If an employee or associated person is in any doubt as to whether or not a potential act constitutes bribery, the matter should be referred to their line manager or Human Resources.
d) Facilitation Payments
Facilitation payments are payments that are made to speed up the performance of duties which public or private officials are already bound to perform and are more common in some countries than others. In general, you must not make facilitation payments when requested by public officials or any other individual (for instance when travelling abroad for business purposes) as they are considered illegal under UK law.
Where a public official has requested a payment, employees or associated persons should ask for further details of the purpose and nature of the payment in writing. If the public official refuses to give these, this should be reported immediately to their line manager.
If the public official provides written details, the line manager or Human Resources will consider the nature of the payment. Local legal advice may be sought by PEAK. If it is concluded that the payment is a legitimate fee, for example part of a genuine fast-track process, or is permitted locally, PEAK will authorize the employee to make the payment.
Where their line manager considers that the request is for a facilitation payment, the employee or associated person will be instructed to refuse to make the payment and notify the public official that the employee or associated person is required to report the matter to the organisation and the UK embassy.
However, an exception to this is if a situation arises where you fear that you (or others in your party) are at risk of life, limb or injury, you should make the payment without hesitation. If such a situation arises then you must ensure that the payment is discussed with your manager after the event and reported to Human Resources.
Gifts and Hospitality
On occasion you may find yourself in the situation that gifts or hospitality could be received from, or offered to, customers, suppliers and other business contacts. Gifts and hospitality must be reasonable and proportionate given the business that we do. Lavish or excessive gifts and hospitality, given or received, may be considered as intent to induce improper behaviour to the advantage of the Company.
Where entertaining is essential to your role, you may be authorised by your manager to offer or accept hospitality. If you are offering hospitality, you must operate within your approved budget.
If you are offering, or accepting, hospitality you must adhere to the guidelines detailed in this policy.
a) Hospitality and Promotional Expenditure
Employees and, where relevant, associated persons should submit requests for proposed hospitality and promotional expenditure well in advance of proposed dates to the approving senior manager in their department.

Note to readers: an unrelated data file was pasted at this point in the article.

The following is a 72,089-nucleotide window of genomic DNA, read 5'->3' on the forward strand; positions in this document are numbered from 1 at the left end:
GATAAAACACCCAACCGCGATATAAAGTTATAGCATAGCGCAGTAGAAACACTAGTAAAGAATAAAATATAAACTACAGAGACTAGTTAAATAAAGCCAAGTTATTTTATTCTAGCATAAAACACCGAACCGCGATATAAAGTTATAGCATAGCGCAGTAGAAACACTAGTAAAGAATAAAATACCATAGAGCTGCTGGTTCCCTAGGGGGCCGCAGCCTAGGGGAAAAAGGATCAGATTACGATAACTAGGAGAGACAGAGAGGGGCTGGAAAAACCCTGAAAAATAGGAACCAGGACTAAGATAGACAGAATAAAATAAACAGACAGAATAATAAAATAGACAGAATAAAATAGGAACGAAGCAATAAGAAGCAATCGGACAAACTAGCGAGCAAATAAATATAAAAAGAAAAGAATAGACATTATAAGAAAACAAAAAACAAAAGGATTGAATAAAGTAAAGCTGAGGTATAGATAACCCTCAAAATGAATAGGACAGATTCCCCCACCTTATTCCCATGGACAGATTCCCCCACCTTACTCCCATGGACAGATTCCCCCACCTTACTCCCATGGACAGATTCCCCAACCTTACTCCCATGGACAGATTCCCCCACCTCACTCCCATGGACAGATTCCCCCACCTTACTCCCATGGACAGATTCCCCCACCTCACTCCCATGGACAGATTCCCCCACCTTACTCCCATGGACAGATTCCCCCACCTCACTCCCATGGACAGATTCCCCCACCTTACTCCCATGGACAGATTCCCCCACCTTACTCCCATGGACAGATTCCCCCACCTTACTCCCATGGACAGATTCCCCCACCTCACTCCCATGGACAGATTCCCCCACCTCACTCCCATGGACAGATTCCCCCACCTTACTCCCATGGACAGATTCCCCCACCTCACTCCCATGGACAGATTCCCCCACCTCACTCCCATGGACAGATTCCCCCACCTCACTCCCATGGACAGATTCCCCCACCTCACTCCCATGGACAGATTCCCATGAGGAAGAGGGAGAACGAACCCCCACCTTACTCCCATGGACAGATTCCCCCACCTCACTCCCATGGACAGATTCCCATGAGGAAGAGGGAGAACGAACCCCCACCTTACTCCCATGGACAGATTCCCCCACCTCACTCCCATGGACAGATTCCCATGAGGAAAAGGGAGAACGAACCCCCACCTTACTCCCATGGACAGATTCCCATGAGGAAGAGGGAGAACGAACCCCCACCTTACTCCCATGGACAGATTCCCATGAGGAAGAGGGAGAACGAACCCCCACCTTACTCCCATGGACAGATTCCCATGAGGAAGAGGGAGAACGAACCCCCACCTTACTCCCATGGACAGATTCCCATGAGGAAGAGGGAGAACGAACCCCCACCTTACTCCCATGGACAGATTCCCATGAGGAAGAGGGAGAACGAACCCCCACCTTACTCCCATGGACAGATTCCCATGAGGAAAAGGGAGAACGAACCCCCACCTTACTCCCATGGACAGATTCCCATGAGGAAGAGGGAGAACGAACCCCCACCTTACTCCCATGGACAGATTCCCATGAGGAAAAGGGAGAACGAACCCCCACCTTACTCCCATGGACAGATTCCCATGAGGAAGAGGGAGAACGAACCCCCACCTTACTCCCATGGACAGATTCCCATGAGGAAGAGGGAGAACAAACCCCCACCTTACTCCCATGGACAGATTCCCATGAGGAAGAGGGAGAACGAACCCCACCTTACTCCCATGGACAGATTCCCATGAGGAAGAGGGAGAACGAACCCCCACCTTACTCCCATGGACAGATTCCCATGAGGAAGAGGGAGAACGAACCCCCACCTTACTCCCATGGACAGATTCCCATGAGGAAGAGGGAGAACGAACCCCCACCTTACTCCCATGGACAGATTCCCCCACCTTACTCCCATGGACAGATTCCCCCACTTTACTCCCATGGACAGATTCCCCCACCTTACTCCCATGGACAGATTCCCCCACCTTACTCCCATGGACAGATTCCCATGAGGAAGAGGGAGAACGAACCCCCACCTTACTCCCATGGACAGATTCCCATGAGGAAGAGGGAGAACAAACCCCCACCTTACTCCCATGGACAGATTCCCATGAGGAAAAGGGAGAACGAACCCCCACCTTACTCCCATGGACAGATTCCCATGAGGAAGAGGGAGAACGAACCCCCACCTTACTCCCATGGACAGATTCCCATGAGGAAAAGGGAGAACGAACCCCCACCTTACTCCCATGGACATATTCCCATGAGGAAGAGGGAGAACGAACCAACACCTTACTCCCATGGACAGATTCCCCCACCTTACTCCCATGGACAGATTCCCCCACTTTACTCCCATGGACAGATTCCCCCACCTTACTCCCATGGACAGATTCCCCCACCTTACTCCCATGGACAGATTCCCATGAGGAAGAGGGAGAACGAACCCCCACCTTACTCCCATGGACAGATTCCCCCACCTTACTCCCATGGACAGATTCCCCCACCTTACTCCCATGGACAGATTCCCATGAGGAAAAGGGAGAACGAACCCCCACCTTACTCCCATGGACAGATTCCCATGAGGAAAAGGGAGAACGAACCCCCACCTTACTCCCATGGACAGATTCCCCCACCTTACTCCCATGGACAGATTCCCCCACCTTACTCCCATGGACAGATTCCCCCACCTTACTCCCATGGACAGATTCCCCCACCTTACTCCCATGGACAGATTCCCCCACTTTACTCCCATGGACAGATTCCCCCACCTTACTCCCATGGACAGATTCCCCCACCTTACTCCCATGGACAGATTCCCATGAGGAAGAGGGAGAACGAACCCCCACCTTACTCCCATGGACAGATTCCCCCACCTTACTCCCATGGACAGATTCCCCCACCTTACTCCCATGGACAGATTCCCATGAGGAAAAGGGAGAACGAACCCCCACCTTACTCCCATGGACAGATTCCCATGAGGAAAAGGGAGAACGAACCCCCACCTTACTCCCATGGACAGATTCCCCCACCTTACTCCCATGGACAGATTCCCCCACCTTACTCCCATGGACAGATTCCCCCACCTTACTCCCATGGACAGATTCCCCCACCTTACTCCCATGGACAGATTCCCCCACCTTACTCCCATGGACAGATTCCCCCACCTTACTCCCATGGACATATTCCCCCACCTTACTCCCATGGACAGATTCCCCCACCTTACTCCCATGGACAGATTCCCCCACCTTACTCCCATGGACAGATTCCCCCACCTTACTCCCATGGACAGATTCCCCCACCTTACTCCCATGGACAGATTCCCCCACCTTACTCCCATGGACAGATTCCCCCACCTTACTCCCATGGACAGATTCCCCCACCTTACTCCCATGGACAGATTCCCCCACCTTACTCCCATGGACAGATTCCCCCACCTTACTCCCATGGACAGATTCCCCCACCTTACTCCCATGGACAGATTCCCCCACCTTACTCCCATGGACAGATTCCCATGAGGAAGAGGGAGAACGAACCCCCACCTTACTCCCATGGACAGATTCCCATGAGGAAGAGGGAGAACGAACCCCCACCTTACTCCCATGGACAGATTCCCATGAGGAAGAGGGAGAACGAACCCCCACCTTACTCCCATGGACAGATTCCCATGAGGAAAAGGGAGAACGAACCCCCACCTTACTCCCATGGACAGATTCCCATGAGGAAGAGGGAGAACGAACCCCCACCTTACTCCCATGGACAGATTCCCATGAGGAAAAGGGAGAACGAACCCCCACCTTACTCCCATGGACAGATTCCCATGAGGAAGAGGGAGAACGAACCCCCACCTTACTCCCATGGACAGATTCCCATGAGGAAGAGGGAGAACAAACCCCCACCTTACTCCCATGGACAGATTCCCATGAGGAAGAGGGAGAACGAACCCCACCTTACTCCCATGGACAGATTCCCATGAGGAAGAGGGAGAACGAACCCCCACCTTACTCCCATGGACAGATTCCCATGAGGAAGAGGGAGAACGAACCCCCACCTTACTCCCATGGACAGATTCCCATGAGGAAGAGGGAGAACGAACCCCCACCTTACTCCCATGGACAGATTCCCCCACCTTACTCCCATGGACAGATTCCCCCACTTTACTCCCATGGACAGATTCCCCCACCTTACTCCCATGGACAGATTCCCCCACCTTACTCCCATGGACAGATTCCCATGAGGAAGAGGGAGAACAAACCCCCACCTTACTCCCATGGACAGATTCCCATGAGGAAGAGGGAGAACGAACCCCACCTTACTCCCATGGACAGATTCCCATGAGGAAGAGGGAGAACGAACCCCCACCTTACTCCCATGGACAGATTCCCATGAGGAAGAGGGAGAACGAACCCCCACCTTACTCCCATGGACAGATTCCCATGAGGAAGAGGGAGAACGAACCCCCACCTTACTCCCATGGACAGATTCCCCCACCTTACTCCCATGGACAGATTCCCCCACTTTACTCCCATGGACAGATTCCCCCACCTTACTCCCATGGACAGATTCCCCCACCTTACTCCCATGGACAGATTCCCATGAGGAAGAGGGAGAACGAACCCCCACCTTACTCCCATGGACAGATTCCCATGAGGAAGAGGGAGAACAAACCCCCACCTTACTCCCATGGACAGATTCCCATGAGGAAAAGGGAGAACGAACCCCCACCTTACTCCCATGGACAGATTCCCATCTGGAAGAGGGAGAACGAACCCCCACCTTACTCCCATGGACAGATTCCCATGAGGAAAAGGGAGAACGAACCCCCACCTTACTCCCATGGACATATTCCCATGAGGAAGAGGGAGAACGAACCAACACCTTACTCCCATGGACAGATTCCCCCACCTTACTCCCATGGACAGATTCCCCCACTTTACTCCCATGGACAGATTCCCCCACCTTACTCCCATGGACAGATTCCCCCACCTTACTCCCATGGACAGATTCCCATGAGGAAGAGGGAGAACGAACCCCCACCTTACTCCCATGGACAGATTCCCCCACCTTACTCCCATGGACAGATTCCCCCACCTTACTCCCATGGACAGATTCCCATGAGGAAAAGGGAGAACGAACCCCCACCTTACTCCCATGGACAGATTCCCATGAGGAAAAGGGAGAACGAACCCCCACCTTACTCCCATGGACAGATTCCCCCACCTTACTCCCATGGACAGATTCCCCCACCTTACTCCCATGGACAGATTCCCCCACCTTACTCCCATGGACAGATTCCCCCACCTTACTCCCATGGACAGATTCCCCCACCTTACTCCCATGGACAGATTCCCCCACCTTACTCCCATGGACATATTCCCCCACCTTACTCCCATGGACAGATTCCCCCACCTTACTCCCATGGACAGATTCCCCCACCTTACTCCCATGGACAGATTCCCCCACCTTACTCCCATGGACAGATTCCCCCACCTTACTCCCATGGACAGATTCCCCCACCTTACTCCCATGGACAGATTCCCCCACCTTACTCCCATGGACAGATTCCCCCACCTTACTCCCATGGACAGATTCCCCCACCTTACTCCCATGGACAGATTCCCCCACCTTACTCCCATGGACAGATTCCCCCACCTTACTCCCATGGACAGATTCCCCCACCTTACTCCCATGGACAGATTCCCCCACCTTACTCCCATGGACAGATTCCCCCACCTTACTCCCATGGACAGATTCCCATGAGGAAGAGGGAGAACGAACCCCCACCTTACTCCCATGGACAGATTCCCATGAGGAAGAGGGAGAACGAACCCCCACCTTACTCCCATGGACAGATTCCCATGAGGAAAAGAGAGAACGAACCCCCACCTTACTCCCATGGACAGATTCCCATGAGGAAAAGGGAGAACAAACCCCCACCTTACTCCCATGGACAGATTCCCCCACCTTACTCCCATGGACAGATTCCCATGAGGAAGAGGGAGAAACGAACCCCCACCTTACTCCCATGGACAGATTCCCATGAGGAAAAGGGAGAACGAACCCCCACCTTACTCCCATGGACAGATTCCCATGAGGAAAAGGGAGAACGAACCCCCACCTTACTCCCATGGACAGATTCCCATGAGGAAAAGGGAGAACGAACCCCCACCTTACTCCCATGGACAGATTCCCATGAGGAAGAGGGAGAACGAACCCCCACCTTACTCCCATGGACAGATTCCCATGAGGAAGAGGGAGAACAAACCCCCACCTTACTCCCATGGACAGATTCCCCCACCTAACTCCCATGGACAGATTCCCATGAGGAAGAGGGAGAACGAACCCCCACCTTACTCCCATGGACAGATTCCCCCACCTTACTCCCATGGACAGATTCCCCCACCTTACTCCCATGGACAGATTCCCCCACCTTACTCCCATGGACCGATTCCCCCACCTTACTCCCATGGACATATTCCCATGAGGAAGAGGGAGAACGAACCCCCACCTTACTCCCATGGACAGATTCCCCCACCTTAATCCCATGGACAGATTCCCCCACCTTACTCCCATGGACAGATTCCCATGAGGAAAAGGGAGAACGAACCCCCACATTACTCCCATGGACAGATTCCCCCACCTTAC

Employees are required to set out in writing:
- The objective of the proposed client entertainment or expenditure
- The identity of those who will be attending
- The organisation that they represent
- Details of, and rationale for, the proposed activity
PEAK will approve business entertainment proposals only if they demonstrate a clear business objective and are appropriate for the nature of the business relationship. The Company will not approve business entertainment where it considers that a conflict of interest may arise or where it could be perceived that undue influence or a particular business benefit was being sought (e.g. prior to a tendering exercise).
Any rewards or entertainment received or offered from clients, public officials, suppliers or other business contacts should be reported immediately to the employee’s line manager. In certain circumstances, it may not be appropriate to be provided with the entertainment and employees and associated persons may be asked to refuse the entertainment, for example where there could be a real or perceived conflict of interest.
Gifts, such as promotional items like a diary or pen, or small gifts worth less than GBP£20 (flowers, chocolates etc.), can be accepted from actual or potential customers or suppliers. Other gifts cannot be accepted without approval from your manager. To avoid causing offence, you should explain to the person offering the gift that you are bound by PEAK’s policy on accepting gifts.
If an employee or associated person wishes to provide gifts to suppliers, clients or other business contacts, prior written approval from their line manager is required, together with details of the intended recipients, reasons for the gift and business objective. These will be authorised only in limited circumstances and will generally be subject to a cap of GBP£50 per recipient.
Employees and, where applicable, associated persons must supply records and receipts for any gifts purchased, in accordance with PEAK Expenses policy.
Competition Law Compliance
The purpose of competition law is to preserve free, fair and efficient competition for the benefit of our clients and all companies operating in our industry
It is PEAK’s policy to compete vigorously and fairly. Acting in compliance with competition law is a fundamental part of our business in every region in which we operate.
The consequences of breaching competition law are severe, and potential penalties can include:
- Significant fines on the Company
- Criminal prosecution of Directors/employees, which may result in fines and/or imprisonment
- Risk of legal actions for compensation
- Contracts being declared unenforceable
- The Company being prohibited from participation in public tenders
- Expensive and lengthy investigations
- Director disqualification/dismissal of employees
- PR impact/reputational damage
This means making sure that all employees must understand what the law requires so that they will always act in accordance with the principles of fair competition and do not engage in conduct which is anti-competitive. Any arrangements with competitors, including informal understandings and “gentlemen's agreements”, will be illegal if they infringe competition law.